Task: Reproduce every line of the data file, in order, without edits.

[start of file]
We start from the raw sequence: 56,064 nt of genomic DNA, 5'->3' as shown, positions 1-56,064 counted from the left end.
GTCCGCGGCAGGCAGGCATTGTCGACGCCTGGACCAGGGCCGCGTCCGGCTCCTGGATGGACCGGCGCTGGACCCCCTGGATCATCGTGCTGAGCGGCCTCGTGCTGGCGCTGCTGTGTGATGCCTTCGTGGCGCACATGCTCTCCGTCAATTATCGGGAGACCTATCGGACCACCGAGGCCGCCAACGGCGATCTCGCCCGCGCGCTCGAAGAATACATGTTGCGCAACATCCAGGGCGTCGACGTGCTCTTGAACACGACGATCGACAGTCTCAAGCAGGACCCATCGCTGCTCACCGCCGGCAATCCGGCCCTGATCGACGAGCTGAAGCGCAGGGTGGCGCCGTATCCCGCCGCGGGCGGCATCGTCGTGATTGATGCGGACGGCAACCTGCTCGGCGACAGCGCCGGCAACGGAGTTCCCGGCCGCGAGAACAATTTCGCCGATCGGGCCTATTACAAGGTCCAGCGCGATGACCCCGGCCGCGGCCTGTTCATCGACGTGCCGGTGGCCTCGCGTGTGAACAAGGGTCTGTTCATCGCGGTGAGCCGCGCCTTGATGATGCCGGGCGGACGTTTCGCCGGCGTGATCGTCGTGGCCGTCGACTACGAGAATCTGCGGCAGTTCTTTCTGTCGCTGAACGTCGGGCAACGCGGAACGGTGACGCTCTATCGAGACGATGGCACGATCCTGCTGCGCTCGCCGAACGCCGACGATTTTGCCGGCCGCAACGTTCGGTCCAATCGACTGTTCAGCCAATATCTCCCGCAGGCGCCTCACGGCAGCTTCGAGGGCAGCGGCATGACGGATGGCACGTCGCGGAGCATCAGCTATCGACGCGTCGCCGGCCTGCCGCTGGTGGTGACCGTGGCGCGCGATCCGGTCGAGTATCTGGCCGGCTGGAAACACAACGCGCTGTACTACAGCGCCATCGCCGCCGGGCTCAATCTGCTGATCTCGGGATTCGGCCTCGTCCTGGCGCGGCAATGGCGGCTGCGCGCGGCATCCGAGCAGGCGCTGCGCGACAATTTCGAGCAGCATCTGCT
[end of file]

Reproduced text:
We start from the raw sequence: 56,064 nt of genomic DNA, 5'->3' as shown, positions 1-56,064 counted from the left end.
GTCCGCGGCAGGCAGGCATTGTCGACGCCTGGACCAGGGCCGCGTCCGGCTCCTGGATGGACCGGCGCTGGACCCCCTGGATCATCGTGCTGAGCGGCCTCGTGCTGGCGCTGCTGTGTGATGCCTTCGTGGCGCACATGCTCTCCGTCAATTATCGGGAGACCTATCGGACCACCGAGGCCGCCAACGGCGATCTCGCCCGCGCGCTCGAAGAATACATGTTGCGCAACATCCAGGGCGTCGACGTGCTCTTGAACACGACGATCGACAGTCTCAAGCAGGACCCATCGCTGCTCACCGCCGGCAATCCGGCCCTGATCGACGAGCTGAAGCGCAGGGTGGCGCCGTATCCCGCCGCGGGCGGCATCGTCGTGATTGATGCGGACGGCAACCTGCTCGGCGACAGCGCCGGCAACGGAGTTCCCGGCCGCGAGAACAATTTCGCCGATCGGGCCTATTACAAGGTCCAGCGCGATGACCCCGGCCGCGGCCTGTTCATCGACGTGCCGGTGGCCTCGCGTGTGAACAAGGGTCTGTTCATCGCGGTGAGCCGCGCCTTGATGATGCCGGGCGGACGTTTCGCCGGCGTGATCGTCGTGGCCGTCGACTACGAGAATCTGCGGCAGTTCTTTCTGTCGCTGAACGTCGGGCAACGCGGAACGGTGACGCTCTATCGAGACGATGGCACGATCCTGCTGCGCTCGCCGAACGCCGACGATTTTGCCGGCCGCAACGTTCGGTCCAATCGACTGTTCAGCCAATATCTCCCGCAGGCGCCTCACGGCAGCTTCGAGGGCAGCGGCATGACGGATGGCACGTCGCGGAGCATCAGCTATCGACGCGTCGCCGGCCTGCCGCTGGTGGTGACCGTGGCGCGCGATCCGGTCGAGTATCTGGCCGGCTGGAAACACAACGCGCTGTACTACAGCGCCATCGCCGCCGGGCTCAATCTGCTGATCTCGGGATTCGGCCTCGTCCTGGCGCGGCAATGGCGGCTGCGCGCGGCATCCGAGCAGGCGCTGCGCGACAATTTCGAGCAGCATCTGCT